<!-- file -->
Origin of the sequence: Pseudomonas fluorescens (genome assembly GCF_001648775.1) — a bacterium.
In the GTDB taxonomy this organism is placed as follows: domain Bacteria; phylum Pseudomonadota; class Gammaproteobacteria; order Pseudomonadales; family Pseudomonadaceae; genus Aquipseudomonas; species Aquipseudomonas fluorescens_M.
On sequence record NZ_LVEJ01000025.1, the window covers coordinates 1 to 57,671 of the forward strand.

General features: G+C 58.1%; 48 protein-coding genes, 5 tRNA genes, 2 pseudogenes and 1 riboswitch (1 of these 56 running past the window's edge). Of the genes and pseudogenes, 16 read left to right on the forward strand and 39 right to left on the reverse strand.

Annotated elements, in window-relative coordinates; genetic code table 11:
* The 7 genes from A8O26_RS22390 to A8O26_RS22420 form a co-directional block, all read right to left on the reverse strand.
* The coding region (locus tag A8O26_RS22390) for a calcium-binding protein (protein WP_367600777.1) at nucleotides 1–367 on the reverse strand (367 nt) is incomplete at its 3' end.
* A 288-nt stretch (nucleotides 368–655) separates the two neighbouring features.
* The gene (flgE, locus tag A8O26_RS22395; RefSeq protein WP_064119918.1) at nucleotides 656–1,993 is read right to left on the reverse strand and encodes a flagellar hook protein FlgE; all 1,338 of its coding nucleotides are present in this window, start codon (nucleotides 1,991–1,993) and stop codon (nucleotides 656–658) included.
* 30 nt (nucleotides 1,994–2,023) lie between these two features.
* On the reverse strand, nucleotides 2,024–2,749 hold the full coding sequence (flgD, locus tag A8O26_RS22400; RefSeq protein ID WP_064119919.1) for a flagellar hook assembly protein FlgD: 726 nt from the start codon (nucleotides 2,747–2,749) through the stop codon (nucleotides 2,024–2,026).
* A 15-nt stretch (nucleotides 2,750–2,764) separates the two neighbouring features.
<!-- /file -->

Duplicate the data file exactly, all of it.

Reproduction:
Origin of the sequence: Pseudomonas fluorescens (genome assembly GCF_001648775.1) — a bacterium.
In the GTDB taxonomy this organism is placed as follows: domain Bacteria; phylum Pseudomonadota; class Gammaproteobacteria; order Pseudomonadales; family Pseudomonadaceae; genus Aquipseudomonas; species Aquipseudomonas fluorescens_M.
On sequence record NZ_LVEJ01000025.1, the window covers coordinates 1 to 57,671 of the forward strand.

General features: G+C 58.1%; 48 protein-coding genes, 5 tRNA genes, 2 pseudogenes and 1 riboswitch (1 of these 56 running past the window's edge). Of the genes and pseudogenes, 16 read left to right on the forward strand and 39 right to left on the reverse strand.

Annotated elements, in window-relative coordinates; genetic code table 11:
* The 7 genes from A8O26_RS22390 to A8O26_RS22420 form a co-directional block, all read right to left on the reverse strand.
* The coding region (locus tag A8O26_RS22390) for a calcium-binding protein (protein WP_367600777.1) at nucleotides 1–367 on the reverse strand (367 nt) is incomplete at its 3' end.
* A 288-nt stretch (nucleotides 368–655) separates the two neighbouring features.
* The gene (flgE, locus tag A8O26_RS22395; RefSeq protein WP_064119918.1) at nucleotides 656–1,993 is read right to left on the reverse strand and encodes a flagellar hook protein FlgE; all 1,338 of its coding nucleotides are present in this window, start codon (nucleotides 1,991–1,993) and stop codon (nucleotides 656–658) included.
* 30 nt (nucleotides 1,994–2,023) lie between these two features.
* On the reverse strand, nucleotides 2,024–2,749 hold the full coding sequence (flgD, locus tag A8O26_RS22400; RefSeq protein ID WP_064119919.1) for a flagellar hook assembly protein FlgD: 726 nt from the start codon (nucleotides 2,747–2,749) through the stop codon (nucleotides 2,024–2,026).
* A 15-nt stretch (nucleotides 2,750–2,764) separates the two neighbouring features.